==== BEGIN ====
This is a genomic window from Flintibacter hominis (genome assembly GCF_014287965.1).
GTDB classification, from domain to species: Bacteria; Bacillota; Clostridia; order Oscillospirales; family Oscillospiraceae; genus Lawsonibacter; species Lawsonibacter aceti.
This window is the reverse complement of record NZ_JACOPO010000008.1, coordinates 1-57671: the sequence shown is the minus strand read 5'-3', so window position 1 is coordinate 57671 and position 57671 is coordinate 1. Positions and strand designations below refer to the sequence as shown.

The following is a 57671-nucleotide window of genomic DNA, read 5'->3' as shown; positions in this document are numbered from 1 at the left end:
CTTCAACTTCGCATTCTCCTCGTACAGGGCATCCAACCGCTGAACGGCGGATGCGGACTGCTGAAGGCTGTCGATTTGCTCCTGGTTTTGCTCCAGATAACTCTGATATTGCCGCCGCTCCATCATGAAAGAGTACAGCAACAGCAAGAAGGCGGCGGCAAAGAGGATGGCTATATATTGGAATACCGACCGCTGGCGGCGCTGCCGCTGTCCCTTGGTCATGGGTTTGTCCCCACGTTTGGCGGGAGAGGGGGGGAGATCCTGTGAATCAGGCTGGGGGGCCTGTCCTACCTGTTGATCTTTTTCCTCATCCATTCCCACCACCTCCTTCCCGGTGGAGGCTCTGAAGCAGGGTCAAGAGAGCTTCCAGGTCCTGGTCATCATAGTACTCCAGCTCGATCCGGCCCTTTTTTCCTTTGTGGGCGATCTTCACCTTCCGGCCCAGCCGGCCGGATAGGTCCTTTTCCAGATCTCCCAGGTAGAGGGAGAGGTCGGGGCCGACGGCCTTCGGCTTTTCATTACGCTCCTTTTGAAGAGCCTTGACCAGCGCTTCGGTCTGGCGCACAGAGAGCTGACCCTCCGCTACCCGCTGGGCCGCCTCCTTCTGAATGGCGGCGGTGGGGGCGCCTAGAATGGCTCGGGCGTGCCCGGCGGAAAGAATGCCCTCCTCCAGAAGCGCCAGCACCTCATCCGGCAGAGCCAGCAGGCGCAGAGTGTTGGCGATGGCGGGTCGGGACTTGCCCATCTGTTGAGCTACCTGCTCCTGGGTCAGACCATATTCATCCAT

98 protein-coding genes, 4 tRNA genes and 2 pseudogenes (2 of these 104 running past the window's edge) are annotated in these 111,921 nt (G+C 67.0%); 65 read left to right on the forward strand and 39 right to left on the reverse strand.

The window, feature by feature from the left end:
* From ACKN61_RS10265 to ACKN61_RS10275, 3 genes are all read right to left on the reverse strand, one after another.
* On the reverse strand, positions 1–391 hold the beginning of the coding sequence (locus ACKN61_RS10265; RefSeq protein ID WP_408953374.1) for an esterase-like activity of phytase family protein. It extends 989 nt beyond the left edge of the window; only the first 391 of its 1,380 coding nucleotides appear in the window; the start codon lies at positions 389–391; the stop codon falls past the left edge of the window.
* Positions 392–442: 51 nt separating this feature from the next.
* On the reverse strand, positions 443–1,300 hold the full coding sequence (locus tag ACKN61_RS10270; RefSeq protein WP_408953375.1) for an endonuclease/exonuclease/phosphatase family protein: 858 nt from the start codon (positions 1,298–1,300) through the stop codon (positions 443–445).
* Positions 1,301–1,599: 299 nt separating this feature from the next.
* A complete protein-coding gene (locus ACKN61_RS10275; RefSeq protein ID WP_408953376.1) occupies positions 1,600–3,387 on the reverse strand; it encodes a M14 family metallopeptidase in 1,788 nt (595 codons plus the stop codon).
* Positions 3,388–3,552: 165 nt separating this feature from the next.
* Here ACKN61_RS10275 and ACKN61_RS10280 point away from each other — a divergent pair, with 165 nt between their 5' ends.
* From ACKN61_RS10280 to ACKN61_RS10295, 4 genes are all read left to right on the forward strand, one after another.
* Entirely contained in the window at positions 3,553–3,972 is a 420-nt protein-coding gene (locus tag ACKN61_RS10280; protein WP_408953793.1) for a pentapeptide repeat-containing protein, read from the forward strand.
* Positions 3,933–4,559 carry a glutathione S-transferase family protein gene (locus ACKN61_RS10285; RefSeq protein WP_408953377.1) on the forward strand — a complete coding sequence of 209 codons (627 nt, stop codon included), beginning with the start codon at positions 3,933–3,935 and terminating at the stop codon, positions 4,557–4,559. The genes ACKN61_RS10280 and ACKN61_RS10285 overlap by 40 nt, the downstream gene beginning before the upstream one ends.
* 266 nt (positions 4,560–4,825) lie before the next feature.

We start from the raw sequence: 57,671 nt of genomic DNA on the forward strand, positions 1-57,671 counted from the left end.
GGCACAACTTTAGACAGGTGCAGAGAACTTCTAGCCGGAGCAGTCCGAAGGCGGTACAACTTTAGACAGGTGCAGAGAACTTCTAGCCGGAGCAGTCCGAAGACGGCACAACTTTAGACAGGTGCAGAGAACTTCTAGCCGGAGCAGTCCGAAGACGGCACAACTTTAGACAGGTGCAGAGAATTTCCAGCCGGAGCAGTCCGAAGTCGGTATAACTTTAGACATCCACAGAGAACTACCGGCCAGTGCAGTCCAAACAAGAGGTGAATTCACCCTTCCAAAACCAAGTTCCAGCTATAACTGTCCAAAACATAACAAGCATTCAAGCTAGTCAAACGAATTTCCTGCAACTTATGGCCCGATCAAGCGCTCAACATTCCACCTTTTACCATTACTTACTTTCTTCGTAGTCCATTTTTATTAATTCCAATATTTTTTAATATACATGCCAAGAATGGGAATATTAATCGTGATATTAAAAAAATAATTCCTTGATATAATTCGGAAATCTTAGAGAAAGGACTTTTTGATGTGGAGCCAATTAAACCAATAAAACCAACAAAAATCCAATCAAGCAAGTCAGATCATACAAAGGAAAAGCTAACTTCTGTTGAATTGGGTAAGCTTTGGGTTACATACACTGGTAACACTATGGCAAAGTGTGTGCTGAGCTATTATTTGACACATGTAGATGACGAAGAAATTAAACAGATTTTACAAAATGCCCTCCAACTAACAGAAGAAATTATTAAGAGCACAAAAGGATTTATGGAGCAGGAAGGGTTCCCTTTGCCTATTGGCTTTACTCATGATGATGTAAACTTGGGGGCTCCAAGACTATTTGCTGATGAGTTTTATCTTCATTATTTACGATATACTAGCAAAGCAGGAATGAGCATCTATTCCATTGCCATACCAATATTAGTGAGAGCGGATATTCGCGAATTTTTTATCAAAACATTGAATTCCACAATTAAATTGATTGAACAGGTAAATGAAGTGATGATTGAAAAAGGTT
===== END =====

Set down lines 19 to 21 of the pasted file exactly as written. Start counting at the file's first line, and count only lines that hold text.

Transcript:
* 266 nt (positions 4,560–4,825) lie before the next feature.

We start from the raw sequence: 57,671 nt of genomic DNA on the forward strand, positions 1-57,671 counted from the left end.
GGCACAACTTTAGACAGGTGCAGAGAACTTCTAGCCGGAGCAGTCCGAAGGCGGTACAACTTTAGACAGGTGCAGAGAACTTCTAGCCGGAGCAGTCCGAAGACGGCACAACTTTAGACAGGTGCAGAGAACTTCTAGCCGGAGCAGTCCGAAGACGGCACAACTTTAGACAGGTGCAGAGAATTTCCAGCCGGAGCAGTCCGAAGTCGGTATAACTTTAGACATCCACAGAGAACTACCGGCCAGTGCAGTCCAAACAAGAGGTGAATTCACCCTTCCAAAACCAAGTTCCAGCTATAACTGTCCAAAACATAACAAGCATTCAAGCTAGTCAAACGAATTTCCTGCAACTTATGGCCCGATCAAGCGCTCAACATTCCACCTTTTACCATTACTTACTTTCTTCGTAGTCCATTTTTATTAATTCCAATATTTTTTAATATACATGCCAAGAATGGGAATATTAATCGTGATATTAAAAAAATAATTCCTTGATATAATTCGGAAATCTTAGAGAAAGGACTTTTTGATGTGGAGCCAATTAAACCAATAAAACCAACAAAAATCCAATCAAGCAAGTCAGATCATACAAAGGAAAAGCTAACTTCTGTTGAATTGGGTAAGCTTTGGGTTACATACACTGGTAACACTATGGCAAAGTGTGTGCTGAGCTATTATTTGACACATGTAGATGACGAAGAAATTAAACAGATTTTACAAAATGCCCTCCAACTAACAGAAGAAATTATTAAGAGCACAAAAGGATTTATGGAGCAGGAAGGGTTCCCTTTGCCTATTGGCTTTACTCATGATGATGTAAACTTGGGGGCTCCAAGACTATTTGCTGATGAGTTTTATCTTCATTATTTACGATATACTAGCAAAGCAGGAATGAGCATCTATTCCATTGCCATACCAATATTAGTGAGAGCGGATATTCGCGAATTTTTTATCAAAACATTGAATTCCACAATTAAATTGATTGAACAGGTAAATGAAGTGATGATTGAAAAAGGTT